Calculating the Tax

Let's determine the tax of the previous examples for a single person and a married couple assuming a 15% long term capital gains tax:

Example One Gain was $350,000. A single person using the exclusion would have a gain of $100,000 and a tax of $15,000. A married couple using the exclusion would have a gain of $0 and a tax of $0.

Example Two Gain was $430,000. A single person using the exclusion would have a gain of $180,000 and a tax of $27,000. A married couple using the exclusion would have a gain of $0 and a tax of $0.

Example Three Gain was $60,000. A single person using the exclusion would have a gain of $0 and a tax of $0. A married couple using the exclusion would have a gain of $0 and a tax of $0.

Taking from The Examples

A quick analysis of the amount of tax in each example would yield the understanding that a higher adjusted basis, thus a lower gain, is key to minimizing tax. People will gift their property during their lives, which can be a big mistake (they are also gifting their assumably low basis). There are so many other easy ways to gift property, than just outright, that would carry the benefit of a stepped up basis and reduction of tax. A reduction that could possibly be several thousand dollars.

Please feel free to contact me for any further explanation of this article or to answer any questions; I am always happy to help.

Transfer on Death Instrument (Illinois)

By Matthew A. Quick A very effective and efficient estate planning tool has been made available in Illinois as of January 1, 2012, especially suited for people who want to make an outright distribution of their property without the protections of a trust. A new Illinois law, called the Illinois Residential Real Property Transfer on Death Instrument Act, at 755 ILCS 27/1, et seq., allows owners to transfer their Illinois residential real estate outside of probate using a prerecorded instrument, which is akin to a deed, but referred to in the new law as a "Transfer on Death Instrument." Practically speaking, this law allows an owner to indicate who should be the beneficiary of certain real estate before the owner's passing. Upon the death of the owner, the property will simply pass to the beneficiary with minimal administration (basically all that is required is the filing of an executed form, there is no requirement of probate and no requirement of a trust arrangement).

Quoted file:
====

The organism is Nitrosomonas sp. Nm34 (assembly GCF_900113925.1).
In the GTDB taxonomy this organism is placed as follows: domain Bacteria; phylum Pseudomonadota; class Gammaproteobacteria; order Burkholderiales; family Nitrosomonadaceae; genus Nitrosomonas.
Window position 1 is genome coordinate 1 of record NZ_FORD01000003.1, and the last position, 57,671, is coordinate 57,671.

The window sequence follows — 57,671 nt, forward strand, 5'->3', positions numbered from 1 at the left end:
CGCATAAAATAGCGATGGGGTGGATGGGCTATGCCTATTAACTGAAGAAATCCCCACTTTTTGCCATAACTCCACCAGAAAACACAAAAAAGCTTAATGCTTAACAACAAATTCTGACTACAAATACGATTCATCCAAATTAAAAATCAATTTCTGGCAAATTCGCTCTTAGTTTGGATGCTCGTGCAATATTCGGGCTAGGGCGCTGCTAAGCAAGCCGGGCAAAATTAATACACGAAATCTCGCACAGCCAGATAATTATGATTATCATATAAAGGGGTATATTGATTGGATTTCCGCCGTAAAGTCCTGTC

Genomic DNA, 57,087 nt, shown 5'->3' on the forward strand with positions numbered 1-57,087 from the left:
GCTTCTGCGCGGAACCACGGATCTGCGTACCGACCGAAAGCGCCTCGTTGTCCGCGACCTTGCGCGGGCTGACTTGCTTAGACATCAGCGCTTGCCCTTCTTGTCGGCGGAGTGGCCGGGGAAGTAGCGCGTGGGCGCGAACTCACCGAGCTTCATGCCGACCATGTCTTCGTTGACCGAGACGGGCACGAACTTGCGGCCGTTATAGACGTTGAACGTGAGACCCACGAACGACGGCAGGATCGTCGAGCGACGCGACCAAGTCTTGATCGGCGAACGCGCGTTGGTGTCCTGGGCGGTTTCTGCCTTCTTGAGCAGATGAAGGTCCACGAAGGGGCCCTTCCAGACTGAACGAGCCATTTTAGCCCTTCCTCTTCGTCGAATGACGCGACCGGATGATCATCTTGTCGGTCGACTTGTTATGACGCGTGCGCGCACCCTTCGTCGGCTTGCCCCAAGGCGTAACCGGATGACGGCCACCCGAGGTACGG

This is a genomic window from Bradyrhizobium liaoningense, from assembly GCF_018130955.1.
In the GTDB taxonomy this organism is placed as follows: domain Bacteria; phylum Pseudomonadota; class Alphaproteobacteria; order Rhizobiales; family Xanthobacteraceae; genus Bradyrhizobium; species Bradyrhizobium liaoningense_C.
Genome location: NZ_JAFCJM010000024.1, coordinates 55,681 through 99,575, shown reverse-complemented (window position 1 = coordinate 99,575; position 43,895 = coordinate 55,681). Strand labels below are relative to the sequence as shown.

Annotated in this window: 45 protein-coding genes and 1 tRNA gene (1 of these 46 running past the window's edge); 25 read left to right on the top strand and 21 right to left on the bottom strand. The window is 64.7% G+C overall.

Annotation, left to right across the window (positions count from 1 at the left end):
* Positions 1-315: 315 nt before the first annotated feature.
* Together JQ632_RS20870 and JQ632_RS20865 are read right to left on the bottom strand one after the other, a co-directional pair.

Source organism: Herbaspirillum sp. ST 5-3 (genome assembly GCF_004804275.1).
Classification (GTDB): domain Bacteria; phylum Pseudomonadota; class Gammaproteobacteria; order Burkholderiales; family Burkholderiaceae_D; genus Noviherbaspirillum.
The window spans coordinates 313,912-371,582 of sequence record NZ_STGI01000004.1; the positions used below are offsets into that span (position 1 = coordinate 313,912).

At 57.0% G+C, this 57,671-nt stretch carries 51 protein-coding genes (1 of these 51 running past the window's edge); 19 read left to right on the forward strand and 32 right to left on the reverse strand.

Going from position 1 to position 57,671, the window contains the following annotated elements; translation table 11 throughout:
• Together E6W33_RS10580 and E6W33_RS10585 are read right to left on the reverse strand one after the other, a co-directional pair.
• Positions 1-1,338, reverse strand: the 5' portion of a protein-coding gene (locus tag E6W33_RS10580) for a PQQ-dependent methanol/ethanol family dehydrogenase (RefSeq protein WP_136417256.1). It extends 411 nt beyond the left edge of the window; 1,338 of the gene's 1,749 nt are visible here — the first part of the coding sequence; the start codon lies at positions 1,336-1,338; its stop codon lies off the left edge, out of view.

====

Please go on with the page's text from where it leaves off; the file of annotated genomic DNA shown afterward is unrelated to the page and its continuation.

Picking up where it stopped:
Highlights of the new act: The real estate must be residential (a building with less than 4 units, a condo, etc.); The instrument will always be revocable, even if contrary language is contained in the instrument; The beneficiaries, but not creators of the instruments, can be business entities; and The owner may deal with his or her residential real estate during his or her life without restriction.

The instrument: It must meet the requirements of a properly recordable deed and be witnessed (witnessed in the same way as a last will and testament, which is different from the execution of a deed); It must state that the transfer is to occur at the owner's death; and It must be recorded with the recorder before the owner's death.

Since the statute did not dictate any forms for use, please consult an attorney to draft an instrument if you are interested. When utilized correctly, a Transfer on Death Instrument can be an extremely efficient means of transferring property without the use of a trust arrangement or the probate process and would make a great addition to a basic estate plan.